Court of Appeal rules Ivory Act 2018 is lawful

The Court of Appeal has upheld the decision of the High Court that the Ivory Act 2018 which prohibits ivory dealing with very limited exceptions is lawful and does not contain unlawful trading restrictions.

The aim of the Ivory Act is to prevent commercial activities concerning ivory in the UK and the import and re-export of ivory for commercial purposes to and from the UK. This includes intra-EU trade to and from the UK.

The Act received Royal Assent on 20 December 2018 but has not yet entered into force.

The appeal

In November 2019 The Friends of Antique Cultural Treasures Limited challenged the legality of the legislation through a Judicial Review in the High Court. As reported by NAVA Propertymark last year, on 5 November 2019 The High Court upheld the Act as lawful under EU law and stated it would not disproportionately or adversely affect the businesses or income of UK dealers in antique ivory.

The Friends of Antique Cultural Treasures Limited were granted a right of appeal, however, the Court of Appeal also dismissed their case and upheld the Ivory Act 2018 to be lawful.

In delivering the Court’s judgment, Sir Terence Etherton, Master of the Rolls stated: “We can detect no errors in the approach adopted or in the findings made by the Judge about the evidence. He was, in our judgment, right to find that the Act was proportionate and lawful”.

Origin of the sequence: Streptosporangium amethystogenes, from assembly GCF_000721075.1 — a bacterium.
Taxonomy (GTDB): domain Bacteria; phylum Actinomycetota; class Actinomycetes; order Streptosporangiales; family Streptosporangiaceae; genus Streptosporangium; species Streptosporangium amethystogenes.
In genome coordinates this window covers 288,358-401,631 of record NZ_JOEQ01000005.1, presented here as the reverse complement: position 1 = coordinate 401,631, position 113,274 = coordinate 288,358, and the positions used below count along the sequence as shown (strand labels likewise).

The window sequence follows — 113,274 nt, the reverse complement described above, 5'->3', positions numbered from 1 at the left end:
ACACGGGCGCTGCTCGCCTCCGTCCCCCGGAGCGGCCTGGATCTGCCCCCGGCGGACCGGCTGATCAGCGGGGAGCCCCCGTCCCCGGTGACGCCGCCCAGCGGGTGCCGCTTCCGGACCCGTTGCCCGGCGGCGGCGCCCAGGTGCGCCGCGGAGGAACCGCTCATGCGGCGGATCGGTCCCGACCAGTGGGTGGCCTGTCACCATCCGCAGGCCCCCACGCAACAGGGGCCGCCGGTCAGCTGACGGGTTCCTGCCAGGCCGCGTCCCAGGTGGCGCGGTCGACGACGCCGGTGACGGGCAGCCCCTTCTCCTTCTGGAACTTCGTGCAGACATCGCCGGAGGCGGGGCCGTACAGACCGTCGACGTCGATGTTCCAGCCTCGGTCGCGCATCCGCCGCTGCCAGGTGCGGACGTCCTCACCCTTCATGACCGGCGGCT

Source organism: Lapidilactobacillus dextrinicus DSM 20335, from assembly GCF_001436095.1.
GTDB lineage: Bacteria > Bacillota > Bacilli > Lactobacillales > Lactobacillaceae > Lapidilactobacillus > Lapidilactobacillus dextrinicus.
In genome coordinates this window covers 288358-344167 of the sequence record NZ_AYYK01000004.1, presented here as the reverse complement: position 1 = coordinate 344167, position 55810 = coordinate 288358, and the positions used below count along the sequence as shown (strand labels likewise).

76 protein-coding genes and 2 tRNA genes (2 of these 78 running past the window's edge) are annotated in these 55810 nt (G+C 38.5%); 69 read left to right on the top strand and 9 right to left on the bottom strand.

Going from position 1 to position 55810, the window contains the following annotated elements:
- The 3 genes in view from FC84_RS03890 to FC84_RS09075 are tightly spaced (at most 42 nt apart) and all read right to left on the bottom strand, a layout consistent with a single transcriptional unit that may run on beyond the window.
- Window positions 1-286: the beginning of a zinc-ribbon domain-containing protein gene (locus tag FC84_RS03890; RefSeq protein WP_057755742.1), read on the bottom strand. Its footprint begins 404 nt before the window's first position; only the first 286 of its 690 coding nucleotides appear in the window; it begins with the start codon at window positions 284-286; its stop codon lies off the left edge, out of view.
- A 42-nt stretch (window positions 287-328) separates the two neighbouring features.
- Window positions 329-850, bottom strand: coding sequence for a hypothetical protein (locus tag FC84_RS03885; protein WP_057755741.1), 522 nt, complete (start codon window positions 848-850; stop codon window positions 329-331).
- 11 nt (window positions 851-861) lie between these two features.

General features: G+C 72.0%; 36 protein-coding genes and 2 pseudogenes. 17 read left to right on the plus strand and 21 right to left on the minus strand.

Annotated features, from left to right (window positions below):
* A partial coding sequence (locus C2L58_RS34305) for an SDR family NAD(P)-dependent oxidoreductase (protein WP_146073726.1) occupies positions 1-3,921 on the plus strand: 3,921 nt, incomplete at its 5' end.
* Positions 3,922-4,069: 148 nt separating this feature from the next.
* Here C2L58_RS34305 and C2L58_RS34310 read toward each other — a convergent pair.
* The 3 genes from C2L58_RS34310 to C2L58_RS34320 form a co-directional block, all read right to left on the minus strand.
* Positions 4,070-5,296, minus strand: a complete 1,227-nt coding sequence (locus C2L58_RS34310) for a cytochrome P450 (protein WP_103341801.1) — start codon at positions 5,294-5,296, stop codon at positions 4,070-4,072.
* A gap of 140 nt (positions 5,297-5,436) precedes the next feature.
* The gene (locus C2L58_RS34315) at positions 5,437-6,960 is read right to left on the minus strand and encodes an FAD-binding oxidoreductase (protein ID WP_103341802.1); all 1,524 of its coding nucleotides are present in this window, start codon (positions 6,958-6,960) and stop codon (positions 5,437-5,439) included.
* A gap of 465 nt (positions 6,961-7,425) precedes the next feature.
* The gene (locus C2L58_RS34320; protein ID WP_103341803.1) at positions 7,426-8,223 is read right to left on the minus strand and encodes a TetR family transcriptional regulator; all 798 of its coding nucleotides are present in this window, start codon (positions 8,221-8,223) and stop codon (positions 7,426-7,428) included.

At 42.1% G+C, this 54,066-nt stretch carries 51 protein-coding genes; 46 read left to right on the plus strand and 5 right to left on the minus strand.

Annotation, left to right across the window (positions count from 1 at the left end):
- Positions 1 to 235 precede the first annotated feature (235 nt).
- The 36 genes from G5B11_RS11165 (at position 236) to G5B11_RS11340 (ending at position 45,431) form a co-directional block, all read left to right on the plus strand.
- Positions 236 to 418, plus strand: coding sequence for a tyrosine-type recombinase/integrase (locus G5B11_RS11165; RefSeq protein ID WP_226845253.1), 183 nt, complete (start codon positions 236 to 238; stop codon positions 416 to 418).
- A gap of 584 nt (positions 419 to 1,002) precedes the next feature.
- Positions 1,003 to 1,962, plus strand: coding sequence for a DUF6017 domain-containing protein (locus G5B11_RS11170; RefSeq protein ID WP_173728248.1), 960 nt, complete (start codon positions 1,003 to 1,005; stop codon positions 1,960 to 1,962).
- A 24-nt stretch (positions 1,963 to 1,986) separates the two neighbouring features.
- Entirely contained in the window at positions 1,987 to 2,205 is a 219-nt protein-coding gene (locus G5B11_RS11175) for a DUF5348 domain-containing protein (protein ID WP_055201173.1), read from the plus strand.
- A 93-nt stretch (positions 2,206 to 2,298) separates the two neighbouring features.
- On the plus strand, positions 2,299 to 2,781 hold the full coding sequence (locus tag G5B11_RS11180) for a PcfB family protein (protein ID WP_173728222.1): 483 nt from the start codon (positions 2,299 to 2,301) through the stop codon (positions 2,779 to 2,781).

The appeal was dismissed on the following grounds:

  • The High Court judge had applied the correct approach to the evidence and was right to find that the Act was proportionate and lawful. He found that in some respects the evidence was lacking but, when viewed overall, there was sufficient evidence to support the justifications advanced for the trading bans.
  • The suggested alternative solutions put forward by the appellant, such as a system of age verification, would broaden the exceptions to the ban and dilute the international efforts to limit the demand for ivory.
  • There was an identified risk to the African Elephant population is internationally well accepted and the action taken by the UK government is connected to addressing that risk.
  • Whilst the Government’s initial risk assessment contained gaps, they rectified this by commissioning an independent survey of the economic impact on antique dealers and others affected by the ban.
  • The High Court judge had adequately addressed the issue of the extent to which trading bans undermine the right to the peaceful enjoyment of possessions without state interference and gave great scrutiny to this matter.

Furthermore, the Court of Appeal held that there was no obligation on Parliament to introduce a compensation scheme for those affected by the legislation.

Delivering his conclusion, The Master of the Rolls stated: “There is an international consensus which recognises that there is a continued and indeed growing threat to the African elephant and that extant international law and domestic law regimes are failing; more extreme measures are needed. To meet this serious threat one state acting alone cannot succeed.”

Read the Judgement from the Court of Appeal on 18 May 2020.